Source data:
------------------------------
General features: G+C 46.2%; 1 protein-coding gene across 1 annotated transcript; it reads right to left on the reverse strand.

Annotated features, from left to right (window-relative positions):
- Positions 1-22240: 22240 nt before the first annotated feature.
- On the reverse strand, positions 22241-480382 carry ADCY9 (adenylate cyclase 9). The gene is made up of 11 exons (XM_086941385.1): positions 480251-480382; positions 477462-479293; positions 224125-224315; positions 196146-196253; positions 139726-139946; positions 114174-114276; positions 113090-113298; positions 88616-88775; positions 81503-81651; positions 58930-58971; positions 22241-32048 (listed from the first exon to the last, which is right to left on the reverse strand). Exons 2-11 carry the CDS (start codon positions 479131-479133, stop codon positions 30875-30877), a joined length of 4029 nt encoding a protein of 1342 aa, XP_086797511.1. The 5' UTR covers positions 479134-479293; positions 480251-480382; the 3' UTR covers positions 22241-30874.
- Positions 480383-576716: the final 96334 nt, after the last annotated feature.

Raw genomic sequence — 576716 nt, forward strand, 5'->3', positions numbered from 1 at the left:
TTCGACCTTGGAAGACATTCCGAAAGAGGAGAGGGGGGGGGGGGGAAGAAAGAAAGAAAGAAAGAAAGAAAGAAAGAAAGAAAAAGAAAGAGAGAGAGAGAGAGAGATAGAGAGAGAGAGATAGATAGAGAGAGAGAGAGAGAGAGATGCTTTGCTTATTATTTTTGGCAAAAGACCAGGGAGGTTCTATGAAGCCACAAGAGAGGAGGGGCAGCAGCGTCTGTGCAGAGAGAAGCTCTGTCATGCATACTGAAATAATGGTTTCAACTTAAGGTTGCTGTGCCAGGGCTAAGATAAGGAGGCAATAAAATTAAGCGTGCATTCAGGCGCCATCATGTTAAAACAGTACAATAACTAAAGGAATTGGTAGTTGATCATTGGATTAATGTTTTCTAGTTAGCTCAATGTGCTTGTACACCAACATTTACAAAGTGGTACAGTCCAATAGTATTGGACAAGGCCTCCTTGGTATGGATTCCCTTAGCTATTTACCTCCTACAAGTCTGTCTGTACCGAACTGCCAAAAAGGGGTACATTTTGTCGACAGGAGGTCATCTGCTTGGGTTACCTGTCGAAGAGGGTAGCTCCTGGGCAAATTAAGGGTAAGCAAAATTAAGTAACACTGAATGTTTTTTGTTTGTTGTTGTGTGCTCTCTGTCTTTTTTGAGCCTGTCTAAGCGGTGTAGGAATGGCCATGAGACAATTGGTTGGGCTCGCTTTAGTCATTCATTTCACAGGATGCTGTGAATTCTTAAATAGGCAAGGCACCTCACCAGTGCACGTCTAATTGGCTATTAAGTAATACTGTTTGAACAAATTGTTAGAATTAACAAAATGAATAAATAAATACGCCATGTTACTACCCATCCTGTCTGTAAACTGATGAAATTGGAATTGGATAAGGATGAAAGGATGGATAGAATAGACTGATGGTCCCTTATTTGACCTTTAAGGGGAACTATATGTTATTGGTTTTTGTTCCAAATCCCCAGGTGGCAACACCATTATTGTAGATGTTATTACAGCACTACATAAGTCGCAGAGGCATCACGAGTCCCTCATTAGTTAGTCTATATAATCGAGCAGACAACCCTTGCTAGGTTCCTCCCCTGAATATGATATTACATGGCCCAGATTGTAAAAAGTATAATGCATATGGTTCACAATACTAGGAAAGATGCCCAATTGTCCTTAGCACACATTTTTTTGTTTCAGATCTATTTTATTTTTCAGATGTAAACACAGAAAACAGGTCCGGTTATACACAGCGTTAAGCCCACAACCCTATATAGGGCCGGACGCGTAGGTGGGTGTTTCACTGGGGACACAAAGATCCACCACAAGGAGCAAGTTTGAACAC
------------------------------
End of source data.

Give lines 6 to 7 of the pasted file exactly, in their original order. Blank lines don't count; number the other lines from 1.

Raw genomic sequence — 576716 nt, forward strand, 5'->3', positions numbered from 1 at the left:
TTCGACCTTGGAAGACATTCCGAAAGAGGAGAGGGGGGGGGGGGGAAGAAAGAAAGAAAGAAAGAAAGAAAGAAAGAAAGAAAAAGAAAGAGAGAGAGAGAGAGAGATAGAGAGAGAGAGATAGATAGAGAGAGAGAGAGAGAGAGATGCTTTGCTTATTATTTTTGGCAAAAGACCAGGGAGGTTCTATGAAGCCACAAGAGAGGAGGGGCAGCAGCGTCTGTGCAGAGAGAAGCTCTGTCATGCATACTGAAATAATGGTTTCAACTTAAGGTTGCTGTGCCAGGGCTAAGATAAGGAGGCAATAAAATTAAGCGTGCATTCAGGCGCCATCATGTTAAAACAGTACAATAACTAAAGGAATTGGTAGTTGATCATTGGATTAATGTTTTCTAGTTAGCTCAATGTGCTTGTACACCAACATTTACAAAGTGGTACAGTCCAATAGTATTGGACAAGGCCTCCTTGGTATGGATTCCCTTAGCTATTTACCTCCTACAAGTCTGTCTGTACCGAACTGCCAAAAAGGGGTACATTTTGTCGACAGGAGGTCATCTGCTTGGGTTACCTGTCGAAGAGGGTAGCTCCTGGGCAAATTAAGGGTAAGCAAAATTAAGTAACACTGAATGTTTTTTGTTTGTTGTTGTGTGCTCTCTGTCTTTTTTGAGCCTGTCTAAGCGGTGTAGGAATGGCCATGAGACAATTGGTTGGGCTCGCTTTAGTCATTCATTTCACAGGATGCTGTGAATTCTTAAATAGGCAAGGCACCTCACCAGTGCACGTCTAATTGGCTATTAAGTAATACTGTTTGAACAAATTGTTAGAATTAACAAAATGAATAAATAAATACGCCATGTTACTACCCATCCTGTCTGTAAACTGATGAAATTGGAATTGGATAAGGATGAAAGGATGGATAGAATAGACTGATGGTCCCTTATTTGACCTTTAAGGGGAACTATATGTTATTGGTTTTTGTTCCAAATCCCCAGGTGGCAACACCATTATTGTAGATGTTATTACAGCACTACATAAGTCGCAGAGGCATCACGAGTCCCTCATTAGTTAGTCTATATAATCGAGCAGACAACCCTTGCTAGGTTCCTCCCCTGAATATGATATTACATGGCCCAGATTGTAAAAAGTATAATGCATATGGTTCACAATACTAGGAAAGATGCCCAATTGTCCTTAGCACACATTTTTTTGTTTCAGATCTATTTTATTTTTCAGATGTAAACACAGAAAACAGGTCCGGTTATACACAGCGTTAAGCCCACAACCCTATATAGGGCCGGACGCGTAGGTGGGTGTTTCACTGGGGACACAAAGATCCACCACAAGGAGCAAGTTTGAACAC